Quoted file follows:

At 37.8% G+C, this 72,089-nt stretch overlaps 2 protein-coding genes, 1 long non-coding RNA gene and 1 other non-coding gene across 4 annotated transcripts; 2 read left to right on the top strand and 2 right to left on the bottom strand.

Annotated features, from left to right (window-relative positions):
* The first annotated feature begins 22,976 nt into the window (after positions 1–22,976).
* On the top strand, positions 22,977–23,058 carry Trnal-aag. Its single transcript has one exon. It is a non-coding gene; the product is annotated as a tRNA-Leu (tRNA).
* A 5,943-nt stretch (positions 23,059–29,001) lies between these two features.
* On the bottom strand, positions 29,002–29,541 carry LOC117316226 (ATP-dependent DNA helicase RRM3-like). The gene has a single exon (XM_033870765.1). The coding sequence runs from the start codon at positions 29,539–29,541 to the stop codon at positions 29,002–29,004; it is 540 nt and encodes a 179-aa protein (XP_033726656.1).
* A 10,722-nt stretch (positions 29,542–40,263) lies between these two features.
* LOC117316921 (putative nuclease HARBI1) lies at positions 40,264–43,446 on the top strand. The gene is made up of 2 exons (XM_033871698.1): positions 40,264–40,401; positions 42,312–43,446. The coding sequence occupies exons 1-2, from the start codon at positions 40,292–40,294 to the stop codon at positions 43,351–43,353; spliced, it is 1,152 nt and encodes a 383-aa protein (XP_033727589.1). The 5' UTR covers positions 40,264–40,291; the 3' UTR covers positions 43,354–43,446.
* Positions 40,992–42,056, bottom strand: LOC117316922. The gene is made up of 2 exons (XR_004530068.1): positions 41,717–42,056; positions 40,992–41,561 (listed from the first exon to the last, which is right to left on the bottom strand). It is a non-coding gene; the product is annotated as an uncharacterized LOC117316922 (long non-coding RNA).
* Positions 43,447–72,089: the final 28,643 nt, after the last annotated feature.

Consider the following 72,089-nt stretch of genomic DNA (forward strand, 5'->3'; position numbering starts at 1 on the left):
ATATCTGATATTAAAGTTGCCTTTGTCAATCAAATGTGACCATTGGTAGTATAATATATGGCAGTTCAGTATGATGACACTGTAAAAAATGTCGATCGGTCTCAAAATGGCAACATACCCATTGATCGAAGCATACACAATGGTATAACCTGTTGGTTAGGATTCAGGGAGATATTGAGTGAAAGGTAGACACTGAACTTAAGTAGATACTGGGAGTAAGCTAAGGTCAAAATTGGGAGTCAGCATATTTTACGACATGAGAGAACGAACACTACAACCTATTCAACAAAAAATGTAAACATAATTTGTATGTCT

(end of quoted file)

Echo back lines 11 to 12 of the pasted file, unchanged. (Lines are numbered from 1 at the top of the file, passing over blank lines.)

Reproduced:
Consider the following 72,089-nt stretch of genomic DNA (forward strand, 5'->3'; position numbering starts at 1 on the left):
ATATCTGATATTAAAGTTGCCTTTGTCAATCAAATGTGACCATTGGTAGTATAATATATGGCAGTTCAGTATGATGACACTGTAAAAAATGTCGATCGGTCTCAAAATGGCAACATACCCATTGATCGAAGCATACACAATGGTATAACCTGTTGGTTAGGATTCAGGGAGATATTGAGTGAAAGGTAGACACTGAACTTAAGTAGATACTGGGAGTAAGCTAAGGTCAAAATTGGGAGTCAGCATATTTTACGACATGAGAGAACGAACACTACAACCTATTCAACAAAAAATGTAAACATAATTTGTATGTCT